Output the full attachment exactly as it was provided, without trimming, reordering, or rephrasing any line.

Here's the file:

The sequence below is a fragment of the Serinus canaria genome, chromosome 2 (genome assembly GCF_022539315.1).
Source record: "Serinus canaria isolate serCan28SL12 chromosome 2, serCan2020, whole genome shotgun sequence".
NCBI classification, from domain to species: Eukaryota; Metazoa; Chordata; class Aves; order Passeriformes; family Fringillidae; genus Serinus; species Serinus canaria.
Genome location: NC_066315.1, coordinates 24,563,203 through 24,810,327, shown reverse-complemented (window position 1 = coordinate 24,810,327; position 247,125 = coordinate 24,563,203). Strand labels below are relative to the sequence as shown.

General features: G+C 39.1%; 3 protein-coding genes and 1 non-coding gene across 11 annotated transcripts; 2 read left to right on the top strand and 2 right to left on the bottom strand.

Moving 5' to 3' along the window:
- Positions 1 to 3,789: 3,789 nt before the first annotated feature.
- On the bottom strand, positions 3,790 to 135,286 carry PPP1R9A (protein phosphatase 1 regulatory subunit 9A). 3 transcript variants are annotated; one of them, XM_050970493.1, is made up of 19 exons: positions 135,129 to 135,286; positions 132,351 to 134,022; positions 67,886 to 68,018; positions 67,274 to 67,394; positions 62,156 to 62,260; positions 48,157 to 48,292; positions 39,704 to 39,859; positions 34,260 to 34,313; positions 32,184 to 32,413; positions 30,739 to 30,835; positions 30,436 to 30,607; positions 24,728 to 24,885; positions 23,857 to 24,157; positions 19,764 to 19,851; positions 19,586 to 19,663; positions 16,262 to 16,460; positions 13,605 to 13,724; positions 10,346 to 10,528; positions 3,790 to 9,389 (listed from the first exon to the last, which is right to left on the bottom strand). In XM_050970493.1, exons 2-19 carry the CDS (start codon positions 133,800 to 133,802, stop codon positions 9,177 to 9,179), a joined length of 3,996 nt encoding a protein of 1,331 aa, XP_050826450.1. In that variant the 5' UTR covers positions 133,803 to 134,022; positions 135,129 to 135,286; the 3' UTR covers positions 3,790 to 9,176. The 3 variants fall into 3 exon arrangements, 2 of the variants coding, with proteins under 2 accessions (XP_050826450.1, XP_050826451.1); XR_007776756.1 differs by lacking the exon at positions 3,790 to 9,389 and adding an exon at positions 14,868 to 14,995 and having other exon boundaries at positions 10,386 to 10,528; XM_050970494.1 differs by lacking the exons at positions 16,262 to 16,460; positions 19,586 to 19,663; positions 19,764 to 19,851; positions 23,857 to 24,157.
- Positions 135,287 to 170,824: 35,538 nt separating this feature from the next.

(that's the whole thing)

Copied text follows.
The sequence below is a fragment of the Serinus canaria genome, chromosome 2 (genome assembly GCF_022539315.1).
Source record: "Serinus canaria isolate serCan28SL12 chromosome 2, serCan2020, whole genome shotgun sequence".
NCBI classification, from domain to species: Eukaryota; Metazoa; Chordata; class Aves; order Passeriformes; family Fringillidae; genus Serinus; species Serinus canaria.
Genome location: NC_066315.1, coordinates 24,563,203 through 24,810,327, shown reverse-complemented (window position 1 = coordinate 24,810,327; position 247,125 = coordinate 24,563,203). Strand labels below are relative to the sequence as shown.

General features: G+C 39.1%; 3 protein-coding genes and 1 non-coding gene across 11 annotated transcripts; 2 read left to right on the top strand and 2 right to left on the bottom strand.

Moving 5' to 3' along the window:
- Positions 1 to 3,789: 3,789 nt before the first annotated feature.
- On the bottom strand, positions 3,790 to 135,286 carry PPP1R9A (protein phosphatase 1 regulatory subunit 9A). 3 transcript variants are annotated; one of them, XM_050970493.1, is made up of 19 exons: positions 135,129 to 135,286; positions 132,351 to 134,022; positions 67,886 to 68,018; positions 67,274 to 67,394; positions 62,156 to 62,260; positions 48,157 to 48,292; positions 39,704 to 39,859; positions 34,260 to 34,313; positions 32,184 to 32,413; positions 30,739 to 30,835; positions 30,436 to 30,607; positions 24,728 to 24,885; positions 23,857 to 24,157; positions 19,764 to 19,851; positions 19,586 to 19,663; positions 16,262 to 16,460; positions 13,605 to 13,724; positions 10,346 to 10,528; positions 3,790 to 9,389 (listed from the first exon to the last, which is right to left on the bottom strand). In XM_050970493.1, exons 2-19 carry the CDS (start codon positions 133,800 to 133,802, stop codon positions 9,177 to 9,179), a joined length of 3,996 nt encoding a protein of 1,331 aa, XP_050826450.1. In that variant the 5' UTR covers positions 133,803 to 134,022; positions 135,129 to 135,286; the 3' UTR covers positions 3,790 to 9,176. The 3 variants fall into 3 exon arrangements, 2 of the variants coding, with proteins under 2 accessions (XP_050826450.1, XP_050826451.1); XR_007776756.1 differs by lacking the exon at positions 3,790 to 9,389 and adding an exon at positions 14,868 to 14,995 and having other exon boundaries at positions 10,386 to 10,528; XM_050970494.1 differs by lacking the exons at positions 16,262 to 16,460; positions 19,586 to 19,663; positions 19,764 to 19,851; positions 23,857 to 24,157.
- Positions 135,287 to 170,824: 35,538 nt separating this feature from the next.